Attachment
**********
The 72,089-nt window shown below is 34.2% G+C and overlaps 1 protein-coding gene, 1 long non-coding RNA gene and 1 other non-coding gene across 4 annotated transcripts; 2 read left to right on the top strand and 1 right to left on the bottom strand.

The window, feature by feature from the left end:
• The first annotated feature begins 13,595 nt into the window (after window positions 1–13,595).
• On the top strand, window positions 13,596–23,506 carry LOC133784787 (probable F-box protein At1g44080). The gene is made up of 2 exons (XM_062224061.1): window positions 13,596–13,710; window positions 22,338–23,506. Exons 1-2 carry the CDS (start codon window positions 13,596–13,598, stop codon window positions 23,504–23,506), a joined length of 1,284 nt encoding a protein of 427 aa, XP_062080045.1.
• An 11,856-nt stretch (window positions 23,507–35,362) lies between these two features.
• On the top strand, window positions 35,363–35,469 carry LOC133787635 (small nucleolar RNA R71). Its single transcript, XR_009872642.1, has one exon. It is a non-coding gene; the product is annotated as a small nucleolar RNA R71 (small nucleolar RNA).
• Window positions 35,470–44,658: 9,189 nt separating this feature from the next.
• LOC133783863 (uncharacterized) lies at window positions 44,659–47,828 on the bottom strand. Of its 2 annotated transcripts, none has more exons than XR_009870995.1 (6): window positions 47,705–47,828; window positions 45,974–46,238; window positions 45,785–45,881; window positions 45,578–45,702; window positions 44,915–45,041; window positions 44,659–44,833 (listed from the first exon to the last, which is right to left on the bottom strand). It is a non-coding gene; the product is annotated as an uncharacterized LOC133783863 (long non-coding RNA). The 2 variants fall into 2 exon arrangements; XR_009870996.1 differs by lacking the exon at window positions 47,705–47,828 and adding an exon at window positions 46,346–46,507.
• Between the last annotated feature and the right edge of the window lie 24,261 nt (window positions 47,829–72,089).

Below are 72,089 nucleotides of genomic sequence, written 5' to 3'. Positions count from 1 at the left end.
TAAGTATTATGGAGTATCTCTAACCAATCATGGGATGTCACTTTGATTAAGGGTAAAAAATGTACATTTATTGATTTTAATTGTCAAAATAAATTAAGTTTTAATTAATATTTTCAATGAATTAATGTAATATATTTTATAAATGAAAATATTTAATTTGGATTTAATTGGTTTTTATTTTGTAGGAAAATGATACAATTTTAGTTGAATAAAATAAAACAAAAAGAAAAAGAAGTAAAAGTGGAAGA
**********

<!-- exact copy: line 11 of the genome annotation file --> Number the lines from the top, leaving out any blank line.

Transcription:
TAAGTATTATGGAGTATCTCTAACCAATCATGGGATGTCACTTTGATTAAGGGTAAAAAATGTACATTTATTGATTTTAATTGTCAAAATAAATTAAGTTTTAATTAATATTTTCAATGAATTAATGTAATATATTTTATAAATGAAAATATTTAATTTGGATTTAATTGGTTTTTATTTTGTAGGAAAATGATACAATTTTAGTTGAATAAAATAAAACAAAAAGAAAAAGAAGTAAAAGTGGAAGA